Divisorial ideal

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A fractional ideal of an integral commutative ring such that (here denotes the set of elements of the field of fractions of the ring for which ). A divisorial ideal is sometimes called a divisor of the ring. For any fractional ideal the ideal is divisorial. The set of divisorial ideals of the ring is a lattice-ordered commutative monoid (semi-group) if is considered to be the product of two divisorial ideals and , while the integral divisorial ideals are considered as positive (or effective). The monoid is a group if and only if the ring is completely integrally closed; in that case, is the inverse of the divisor .

Divisorial ideals are usually considered in a Krull ring (e.g. in a Noetherian integrally closed ring); here, prime ideals of height 1 are divisorial and form a basis of the Abelian group of divisors . This result is in fact due to E. Artin and B.L. van der Waerden [1], and forms part of their theory of quasi-equality of ideals (two ideals and are called quasi-equal if ), which forms one of the principal subjects in algebra of these days — the study of factorization of ideals.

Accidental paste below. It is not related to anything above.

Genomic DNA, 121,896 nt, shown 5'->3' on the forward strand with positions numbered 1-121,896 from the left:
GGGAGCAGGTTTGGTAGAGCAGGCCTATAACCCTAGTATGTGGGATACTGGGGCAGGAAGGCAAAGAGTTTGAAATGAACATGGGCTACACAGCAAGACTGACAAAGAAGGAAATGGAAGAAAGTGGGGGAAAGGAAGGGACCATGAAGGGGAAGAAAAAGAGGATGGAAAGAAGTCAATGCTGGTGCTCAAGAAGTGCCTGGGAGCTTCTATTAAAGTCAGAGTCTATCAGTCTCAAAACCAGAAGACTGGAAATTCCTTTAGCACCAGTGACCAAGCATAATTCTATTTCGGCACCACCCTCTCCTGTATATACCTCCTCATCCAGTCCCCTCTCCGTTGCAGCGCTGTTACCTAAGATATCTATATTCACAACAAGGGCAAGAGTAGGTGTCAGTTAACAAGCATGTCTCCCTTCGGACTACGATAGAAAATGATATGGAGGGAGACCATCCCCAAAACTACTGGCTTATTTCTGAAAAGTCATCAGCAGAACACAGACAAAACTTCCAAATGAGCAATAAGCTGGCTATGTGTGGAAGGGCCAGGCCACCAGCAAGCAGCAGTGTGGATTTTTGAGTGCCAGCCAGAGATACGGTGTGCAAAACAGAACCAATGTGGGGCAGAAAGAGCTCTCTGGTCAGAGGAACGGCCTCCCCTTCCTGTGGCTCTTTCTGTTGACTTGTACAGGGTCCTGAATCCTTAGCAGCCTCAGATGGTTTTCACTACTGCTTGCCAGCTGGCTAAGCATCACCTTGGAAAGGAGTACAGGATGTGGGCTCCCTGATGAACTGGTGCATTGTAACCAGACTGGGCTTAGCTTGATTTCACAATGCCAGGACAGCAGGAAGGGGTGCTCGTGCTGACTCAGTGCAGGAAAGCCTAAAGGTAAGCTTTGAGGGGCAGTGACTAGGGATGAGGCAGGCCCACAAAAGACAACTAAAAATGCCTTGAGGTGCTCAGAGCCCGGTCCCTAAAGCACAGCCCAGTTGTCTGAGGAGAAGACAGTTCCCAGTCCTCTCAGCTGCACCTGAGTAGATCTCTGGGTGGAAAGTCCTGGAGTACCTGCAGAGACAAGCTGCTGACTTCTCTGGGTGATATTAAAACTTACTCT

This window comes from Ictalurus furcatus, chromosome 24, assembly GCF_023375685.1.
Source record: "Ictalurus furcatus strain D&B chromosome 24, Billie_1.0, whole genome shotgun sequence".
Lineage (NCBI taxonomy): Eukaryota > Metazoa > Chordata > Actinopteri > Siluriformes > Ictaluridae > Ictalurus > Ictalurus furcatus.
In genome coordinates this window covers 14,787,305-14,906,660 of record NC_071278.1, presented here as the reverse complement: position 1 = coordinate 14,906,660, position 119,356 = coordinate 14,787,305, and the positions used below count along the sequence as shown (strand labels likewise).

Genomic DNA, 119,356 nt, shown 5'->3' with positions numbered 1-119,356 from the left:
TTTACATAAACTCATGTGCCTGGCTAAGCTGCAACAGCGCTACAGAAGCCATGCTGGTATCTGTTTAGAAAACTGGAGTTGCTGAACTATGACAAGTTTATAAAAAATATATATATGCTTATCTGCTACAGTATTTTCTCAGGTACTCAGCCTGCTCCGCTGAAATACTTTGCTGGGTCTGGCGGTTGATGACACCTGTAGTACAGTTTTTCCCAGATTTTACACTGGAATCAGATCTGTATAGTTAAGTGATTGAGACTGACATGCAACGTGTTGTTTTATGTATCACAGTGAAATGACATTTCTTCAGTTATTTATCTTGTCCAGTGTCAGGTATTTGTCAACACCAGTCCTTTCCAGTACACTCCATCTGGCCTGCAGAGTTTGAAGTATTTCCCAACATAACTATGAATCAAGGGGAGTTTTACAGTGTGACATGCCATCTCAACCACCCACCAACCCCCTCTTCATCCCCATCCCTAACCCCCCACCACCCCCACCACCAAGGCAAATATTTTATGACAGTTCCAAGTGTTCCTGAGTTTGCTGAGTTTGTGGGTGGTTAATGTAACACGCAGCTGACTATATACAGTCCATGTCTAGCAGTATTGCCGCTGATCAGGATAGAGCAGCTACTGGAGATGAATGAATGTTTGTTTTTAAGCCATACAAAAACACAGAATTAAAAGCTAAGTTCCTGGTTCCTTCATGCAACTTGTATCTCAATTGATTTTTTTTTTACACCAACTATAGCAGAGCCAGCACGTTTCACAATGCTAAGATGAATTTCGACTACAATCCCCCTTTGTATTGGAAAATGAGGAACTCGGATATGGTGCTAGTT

Principal fractional ideals, as well as invertible fractional ideals, are divisorial and form subgroups and in , respectively. The quotient groups and are known, respectively, as the divisor class group and the Picard group of .


[1] B.L. van der Waerden, "Algebra" , 1–2 , Springer (1967–1971) (Translated from German)
[2] N. Bourbaki, "Elements of mathematics. Commutative algebra" , Addison-Wesley (1972) (Translated from French)
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Divisorial ideal. Encyclopedia of Mathematics. URL:
This article was adapted from an original article by V.I. Danilov (originator), which appeared in Encyclopedia of Mathematics - ISBN 1402006098. See original article